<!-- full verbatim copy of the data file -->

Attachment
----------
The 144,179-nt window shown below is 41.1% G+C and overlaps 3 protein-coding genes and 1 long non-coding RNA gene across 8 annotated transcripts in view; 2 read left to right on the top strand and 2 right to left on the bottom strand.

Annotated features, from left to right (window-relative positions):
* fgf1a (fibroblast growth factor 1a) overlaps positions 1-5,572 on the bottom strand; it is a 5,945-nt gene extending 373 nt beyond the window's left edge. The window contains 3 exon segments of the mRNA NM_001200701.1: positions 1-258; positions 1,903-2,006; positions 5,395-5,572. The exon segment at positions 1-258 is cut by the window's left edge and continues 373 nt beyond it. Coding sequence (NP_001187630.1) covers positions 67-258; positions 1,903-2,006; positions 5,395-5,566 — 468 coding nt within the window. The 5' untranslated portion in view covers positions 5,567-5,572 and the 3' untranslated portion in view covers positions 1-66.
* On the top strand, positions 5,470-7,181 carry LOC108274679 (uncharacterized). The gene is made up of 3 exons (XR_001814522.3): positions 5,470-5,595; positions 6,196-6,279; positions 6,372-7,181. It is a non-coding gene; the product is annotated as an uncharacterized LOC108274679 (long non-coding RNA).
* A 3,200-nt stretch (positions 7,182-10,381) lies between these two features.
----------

The 144,179-nt window shown below is 41.1% G+C and overlaps 3 protein-coding genes and 1 long non-coding RNA gene across 8 annotated transcripts in view; 2 read left to right on the top strand and 2 right to left on the bottom strand.

Annotated features, from left to right (window-relative positions):
* fgf1a (fibroblast growth factor 1a) overlaps positions 1-5,572 on the bottom strand; it is a 5,945-nt gene extending 373 nt beyond the window's left edge. The window contains 3 exon segments of the mRNA NM_001200701.1: positions 1-258; positions 1,903-2,006; positions 5,395-5,572. The exon segment at positions 1-258 is cut by the window's left edge and continues 373 nt beyond it. Coding sequence (NP_001187630.1) covers positions 67-258; positions 1,903-2,006; positions 5,395-5,566 — 468 coding nt within the window. The 5' untranslated portion in view covers positions 5,567-5,572 and the 3' untranslated portion in view covers positions 1-66.
* On the top strand, positions 5,470-7,181 carry LOC108274679 (uncharacterized). The gene is made up of 3 exons (XR_001814522.3): positions 5,470-5,595; positions 6,196-6,279; positions 6,372-7,181. It is a non-coding gene; the product is annotated as an uncharacterized LOC108274679 (long non-coding RNA).
* A 3,200-nt stretch (positions 7,182-10,381) lies between these two features.